Netflix’s disappointing third-quarter earnings might not bode well for the fourth-quarter results being announced Tuesday, but consider some mitigating factors.

The streaming service is clearly seeing enough of an increasing softening in its domestic subscriber growth to worry investors, which explains why its stock plummeted 20% in the trading session following its 3Q report last year. But while diminished returns in its U.S. sub base is a trend unlikely to reverse, 4Q may not be as bad as the preceding quarter, either.

First, expect Netflix to have gone conservative on guidance this time around after overpromising in 3Q, when domestic subs came in approximately 300,000 below the nearly 1 million that were counted for the quarter. It’s bad enough Netflix suffered from a comparison to the 1.3 million that came in the third quarter of 2013, but being off 27% on its guidance in October added insult to injury.

For 4Q, Netflix is predicting 1.85 million subs in the U.S. and 2.15 million across the 50 countries where the streaming service is active overseas. Projecting going from 53 million total subs to roughly 57 million may seem bullish coming after depressed numbers in 3Q, but the last three months of the year are Netflix’s high season. Not only does the holiday season mean a lot more connected devices that could potentially expand Netflix’s footprint were unwrapped, but Netflix also seems to spend more on advertising itself this time of year.

Even internationally, Netflix may be playing down expectations considering that 4Q may be the first quarter in which the company will see the benefit of its expansion in Western Europe, which had barely begun by the time the company reported earnings in 3Q.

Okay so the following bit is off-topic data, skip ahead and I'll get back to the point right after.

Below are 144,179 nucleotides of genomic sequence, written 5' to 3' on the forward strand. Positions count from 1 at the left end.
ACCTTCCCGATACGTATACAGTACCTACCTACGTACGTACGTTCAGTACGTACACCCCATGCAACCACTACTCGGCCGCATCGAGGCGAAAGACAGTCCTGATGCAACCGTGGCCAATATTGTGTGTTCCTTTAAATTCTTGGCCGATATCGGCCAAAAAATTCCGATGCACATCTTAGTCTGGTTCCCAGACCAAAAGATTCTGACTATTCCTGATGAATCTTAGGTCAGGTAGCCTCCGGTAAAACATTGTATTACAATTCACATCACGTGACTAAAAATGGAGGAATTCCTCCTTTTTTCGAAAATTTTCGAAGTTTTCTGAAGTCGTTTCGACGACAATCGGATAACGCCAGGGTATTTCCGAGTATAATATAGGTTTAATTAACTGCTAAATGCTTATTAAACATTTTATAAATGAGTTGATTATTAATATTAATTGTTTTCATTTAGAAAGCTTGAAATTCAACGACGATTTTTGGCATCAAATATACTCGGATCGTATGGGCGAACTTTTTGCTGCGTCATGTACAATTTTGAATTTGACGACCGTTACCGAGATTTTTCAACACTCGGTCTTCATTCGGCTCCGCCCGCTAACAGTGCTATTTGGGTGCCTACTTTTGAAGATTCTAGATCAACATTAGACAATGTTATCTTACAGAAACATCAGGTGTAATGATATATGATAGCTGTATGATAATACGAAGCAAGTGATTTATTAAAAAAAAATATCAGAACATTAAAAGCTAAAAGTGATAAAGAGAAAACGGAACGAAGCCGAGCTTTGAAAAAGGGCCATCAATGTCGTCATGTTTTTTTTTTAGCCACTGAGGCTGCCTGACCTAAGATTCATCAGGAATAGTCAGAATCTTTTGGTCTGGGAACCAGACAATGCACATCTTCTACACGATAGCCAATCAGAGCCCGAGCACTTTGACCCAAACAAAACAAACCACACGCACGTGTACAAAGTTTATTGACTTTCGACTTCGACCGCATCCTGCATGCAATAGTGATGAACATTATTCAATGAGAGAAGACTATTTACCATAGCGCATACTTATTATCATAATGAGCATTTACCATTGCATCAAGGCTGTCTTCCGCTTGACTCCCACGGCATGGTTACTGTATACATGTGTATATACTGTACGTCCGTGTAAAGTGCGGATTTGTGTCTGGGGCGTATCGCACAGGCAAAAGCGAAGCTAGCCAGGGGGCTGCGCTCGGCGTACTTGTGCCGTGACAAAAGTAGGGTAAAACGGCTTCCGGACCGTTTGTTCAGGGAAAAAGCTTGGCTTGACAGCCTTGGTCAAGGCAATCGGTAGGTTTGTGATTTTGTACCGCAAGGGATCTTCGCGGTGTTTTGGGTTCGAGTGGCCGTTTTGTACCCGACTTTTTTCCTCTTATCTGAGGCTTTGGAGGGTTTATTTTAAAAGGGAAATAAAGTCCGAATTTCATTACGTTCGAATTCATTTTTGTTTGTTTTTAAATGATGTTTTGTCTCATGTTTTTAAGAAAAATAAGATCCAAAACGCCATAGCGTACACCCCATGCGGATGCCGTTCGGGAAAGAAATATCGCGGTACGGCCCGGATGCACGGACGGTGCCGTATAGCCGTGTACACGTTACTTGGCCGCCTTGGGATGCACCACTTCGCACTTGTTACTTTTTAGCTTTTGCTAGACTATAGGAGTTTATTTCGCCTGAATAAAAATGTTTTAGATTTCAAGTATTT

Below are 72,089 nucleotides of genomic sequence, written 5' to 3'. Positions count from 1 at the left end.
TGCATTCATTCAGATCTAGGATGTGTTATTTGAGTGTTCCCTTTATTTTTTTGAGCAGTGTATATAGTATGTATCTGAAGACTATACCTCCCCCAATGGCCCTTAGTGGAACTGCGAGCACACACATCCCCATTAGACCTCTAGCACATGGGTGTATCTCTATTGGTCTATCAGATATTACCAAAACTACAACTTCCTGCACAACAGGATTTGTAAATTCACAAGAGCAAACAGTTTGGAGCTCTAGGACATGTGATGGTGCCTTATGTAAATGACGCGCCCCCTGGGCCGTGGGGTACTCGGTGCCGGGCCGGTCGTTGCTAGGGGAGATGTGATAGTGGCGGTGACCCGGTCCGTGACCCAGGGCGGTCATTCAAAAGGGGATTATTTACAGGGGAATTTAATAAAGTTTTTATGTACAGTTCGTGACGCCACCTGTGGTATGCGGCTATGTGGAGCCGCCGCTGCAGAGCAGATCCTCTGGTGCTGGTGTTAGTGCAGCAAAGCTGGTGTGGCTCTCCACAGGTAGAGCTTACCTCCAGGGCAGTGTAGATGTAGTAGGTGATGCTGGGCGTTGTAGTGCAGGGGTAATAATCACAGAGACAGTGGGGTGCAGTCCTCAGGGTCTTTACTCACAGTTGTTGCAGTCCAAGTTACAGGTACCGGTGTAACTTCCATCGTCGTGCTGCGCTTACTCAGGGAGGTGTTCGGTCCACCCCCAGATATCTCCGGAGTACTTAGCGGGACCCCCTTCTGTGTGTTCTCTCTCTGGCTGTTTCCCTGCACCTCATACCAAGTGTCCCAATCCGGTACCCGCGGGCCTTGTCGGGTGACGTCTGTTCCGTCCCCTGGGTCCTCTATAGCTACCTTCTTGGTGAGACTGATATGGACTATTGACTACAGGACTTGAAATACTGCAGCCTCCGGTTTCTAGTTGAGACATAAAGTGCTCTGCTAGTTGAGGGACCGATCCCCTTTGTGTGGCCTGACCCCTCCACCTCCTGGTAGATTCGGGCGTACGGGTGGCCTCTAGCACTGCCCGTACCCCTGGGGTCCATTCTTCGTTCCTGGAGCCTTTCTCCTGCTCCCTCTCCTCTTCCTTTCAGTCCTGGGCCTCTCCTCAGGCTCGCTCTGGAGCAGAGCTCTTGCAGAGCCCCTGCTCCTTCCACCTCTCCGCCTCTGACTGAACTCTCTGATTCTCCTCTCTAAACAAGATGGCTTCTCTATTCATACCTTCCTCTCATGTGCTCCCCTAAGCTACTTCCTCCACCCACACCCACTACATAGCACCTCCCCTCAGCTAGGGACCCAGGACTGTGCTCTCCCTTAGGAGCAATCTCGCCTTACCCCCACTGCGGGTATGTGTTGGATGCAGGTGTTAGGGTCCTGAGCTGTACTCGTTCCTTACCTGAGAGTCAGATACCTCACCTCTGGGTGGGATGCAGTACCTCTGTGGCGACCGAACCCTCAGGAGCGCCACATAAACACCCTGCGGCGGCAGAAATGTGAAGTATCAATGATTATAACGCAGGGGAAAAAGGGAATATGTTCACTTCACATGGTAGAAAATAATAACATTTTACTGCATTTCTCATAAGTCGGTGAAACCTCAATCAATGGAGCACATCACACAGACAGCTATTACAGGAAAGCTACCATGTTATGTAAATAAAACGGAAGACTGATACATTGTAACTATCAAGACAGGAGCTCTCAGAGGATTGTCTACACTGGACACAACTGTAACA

If history is any guide, Netflix is not going to end the year on a low note. The last two 4Qs delivered record stock surges for Netflix, particularly in 2013 when a 42% increase delivered the biggest market-share gain for the company in a decade.

Nevertheless, it’s unlikely 4Q will trigger a surge anywhere as big as past years considering U.S. sub growth will still underwhelm Wall Street–just perhaps not as dramatically as it did in 3Q. Growth has been softening for the past seven quarters, and gotten considerably worse over the last two. Even if Netflix hits its guidance numbers, it will still mean a 21% drop in domestic growth.

If Netflix sees its international numbers explode, expect Netflix execs to try and keep the focus there but smart investors won’t turn a blind eye to the U.S. considering domestic contribution profits are what’s funding overseas expansion.

Netflix CEO Reed Hastings put the blame for 3Q on the higher pricing the company recently instituted. Another bad quarter may draw pointed fingers from outside the company at the launch of its latest original series, “Marco Polo,” which didn’t seem to generate the buzz of “House of Cards” or “Orange is the New Black.”

While the conventional wisdom in the media might be that “Marco Polo” is an expensive dud, that’s not necessarily a wise conclusion to make in the absence of any ratings information. Amorphous “buzz” tends to be used as a substitute metric but quantifying what that is, or its value to adding subs even if it could be quantified, is questionable.